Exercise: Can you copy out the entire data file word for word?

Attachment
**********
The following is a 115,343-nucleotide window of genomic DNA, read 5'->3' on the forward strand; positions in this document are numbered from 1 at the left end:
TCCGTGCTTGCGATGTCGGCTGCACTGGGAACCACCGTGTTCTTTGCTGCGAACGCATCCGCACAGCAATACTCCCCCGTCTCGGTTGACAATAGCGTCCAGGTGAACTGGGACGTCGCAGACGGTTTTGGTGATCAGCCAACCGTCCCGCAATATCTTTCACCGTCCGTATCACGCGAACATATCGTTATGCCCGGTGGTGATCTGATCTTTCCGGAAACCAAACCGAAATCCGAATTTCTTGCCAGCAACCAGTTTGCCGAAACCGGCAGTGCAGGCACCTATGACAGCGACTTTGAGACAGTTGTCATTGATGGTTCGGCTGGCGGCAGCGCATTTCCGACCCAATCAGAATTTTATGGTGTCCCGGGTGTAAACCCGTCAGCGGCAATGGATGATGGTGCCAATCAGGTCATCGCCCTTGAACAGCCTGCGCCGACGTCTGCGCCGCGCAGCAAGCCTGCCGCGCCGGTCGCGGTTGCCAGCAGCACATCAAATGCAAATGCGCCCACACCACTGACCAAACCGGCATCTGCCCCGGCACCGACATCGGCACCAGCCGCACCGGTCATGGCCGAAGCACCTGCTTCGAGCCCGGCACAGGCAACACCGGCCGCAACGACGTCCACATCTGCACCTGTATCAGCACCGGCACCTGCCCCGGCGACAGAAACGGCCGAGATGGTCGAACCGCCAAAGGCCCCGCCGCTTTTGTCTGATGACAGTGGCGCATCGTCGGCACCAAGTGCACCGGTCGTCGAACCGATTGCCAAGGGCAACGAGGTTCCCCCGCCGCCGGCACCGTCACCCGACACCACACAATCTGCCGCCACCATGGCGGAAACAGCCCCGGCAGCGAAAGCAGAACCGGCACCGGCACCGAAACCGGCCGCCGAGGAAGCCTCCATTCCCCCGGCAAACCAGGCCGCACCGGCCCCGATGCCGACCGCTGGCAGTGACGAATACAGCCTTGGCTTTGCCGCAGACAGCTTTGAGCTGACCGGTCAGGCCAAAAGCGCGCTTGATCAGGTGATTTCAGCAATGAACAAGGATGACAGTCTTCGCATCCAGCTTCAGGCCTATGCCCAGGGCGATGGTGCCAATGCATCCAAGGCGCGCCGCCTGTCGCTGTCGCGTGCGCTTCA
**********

The following is a 115,343-nucleotide window of genomic DNA, read 5'->3' on the forward strand; positions in this document are numbered from 1 at the left end:
TCCGTGCTTGCGATGTCGGCTGCACTGGGAACCACCGTGTTCTTTGCTGCGAACGCATCCGCACAGCAATACTCCCCCGTCTCGGTTGACAATAGCGTCCAGGTGAACTGGGACGTCGCAGACGGTTTTGGTGATCAGCCAACCGTCCCGCAATATCTTTCACCGTCCGTATCACGCGAACATATCGTTATGCCCGGTGGTGATCTGATCTTTCCGGAAACCAAACCGAAATCCGAATTTCTTGCCAGCAACCAGTTTGCCGAAACCGGCAGTGCAGGCACCTATGACAGCGACTTTGAGACAGTTGTCATTGATGGTTCGGCTGGCGGCAGCGCATTTCCGACCCAATCAGAATTTTATGGTGTCCCGGGTGTAAACCCGTCAGCGGCAATGGATGATGGTGCCAATCAGGTCATCGCCCTTGAACAGCCTGCGCCGACGTCTGCGCCGCGCAGCAAGCCTGCCGCGCCGGTCGCGGTTGCCAGCAGCACATCAAATGCAAATGCGCCCACACCACTGACCAAACCGGCATCTGCCCCGGCACCGACATCGGCACCAGCCGCACCGGTCATGGCCGAAGCACCTGCTTCGAGCCCGGCACAGGCAACACCGGCCGCAACGACGTCCACATCTGCACCTGTATCAGCACCGGCACCTGCCCCGGCGACAGAAACGGCCGAGATGGTCGAACCGCCAAAGGCCCCGCCGCTTTTGTCTGATGACAGTGGCGCATCGTCGGCACCAAGTGCACCGGTCGTCGAACCGATTGCCAAGGGCAACGAGGTTCCCCCGCCGCCGGCACCGTCACCCGACACCACACAATCTGCCGCCACCATGGCGGAAACAGCCCCGGCAGCGAAAGCAGAACCGGCACCGGCACCGAAACCGGCCGCCGAGGAAGCCTCCATTCCCCCGGCAAACCAGGCCGCACCGGCCCCGATGCCGACCGCTGGCAGTGACGAATACAGCCTTGGCTTTGCCGCAGACAGCTTTGAGCTGACCGGTCAGGCCAAAAGCGCGCTTGATCAGGTGATTTCAGCAATGAACAAGGATGACAGTCTTCGCATCCAGCTTCAGGCCTATGCCCAGGGCGATGGTGCCAATGCATCCAAGGCGCGCCGCCTGTCGCTGTCGCGTGCGCTTCA